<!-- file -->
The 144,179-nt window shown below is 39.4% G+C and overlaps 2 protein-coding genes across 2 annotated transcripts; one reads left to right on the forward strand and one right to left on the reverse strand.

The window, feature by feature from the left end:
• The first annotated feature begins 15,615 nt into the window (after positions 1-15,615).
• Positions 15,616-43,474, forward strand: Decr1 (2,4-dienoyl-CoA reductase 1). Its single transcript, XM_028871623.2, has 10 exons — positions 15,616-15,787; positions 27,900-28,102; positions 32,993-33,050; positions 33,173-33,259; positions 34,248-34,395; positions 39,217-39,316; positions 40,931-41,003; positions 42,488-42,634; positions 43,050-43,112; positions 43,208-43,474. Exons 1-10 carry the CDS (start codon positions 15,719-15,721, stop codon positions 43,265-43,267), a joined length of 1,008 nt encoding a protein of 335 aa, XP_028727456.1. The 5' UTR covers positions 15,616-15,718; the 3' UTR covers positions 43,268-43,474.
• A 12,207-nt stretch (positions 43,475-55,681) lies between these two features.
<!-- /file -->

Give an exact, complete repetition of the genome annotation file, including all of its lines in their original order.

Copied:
The 144,179-nt window shown below is 39.4% G+C and overlaps 2 protein-coding genes across 2 annotated transcripts; one reads left to right on the forward strand and one right to left on the reverse strand.

The window, feature by feature from the left end:
• The first annotated feature begins 15,615 nt into the window (after positions 1-15,615).
• Positions 15,616-43,474, forward strand: Decr1 (2,4-dienoyl-CoA reductase 1). Its single transcript, XM_028871623.2, has 10 exons — positions 15,616-15,787; positions 27,900-28,102; positions 32,993-33,050; positions 33,173-33,259; positions 34,248-34,395; positions 39,217-39,316; positions 40,931-41,003; positions 42,488-42,634; positions 43,050-43,112; positions 43,208-43,474. Exons 1-10 carry the CDS (start codon positions 15,719-15,721, stop codon positions 43,265-43,267), a joined length of 1,008 nt encoding a protein of 335 aa, XP_028727456.1. The 5' UTR covers positions 15,616-15,718; the 3' UTR covers positions 43,268-43,474.
• A 12,207-nt stretch (positions 43,475-55,681) lies between these two features.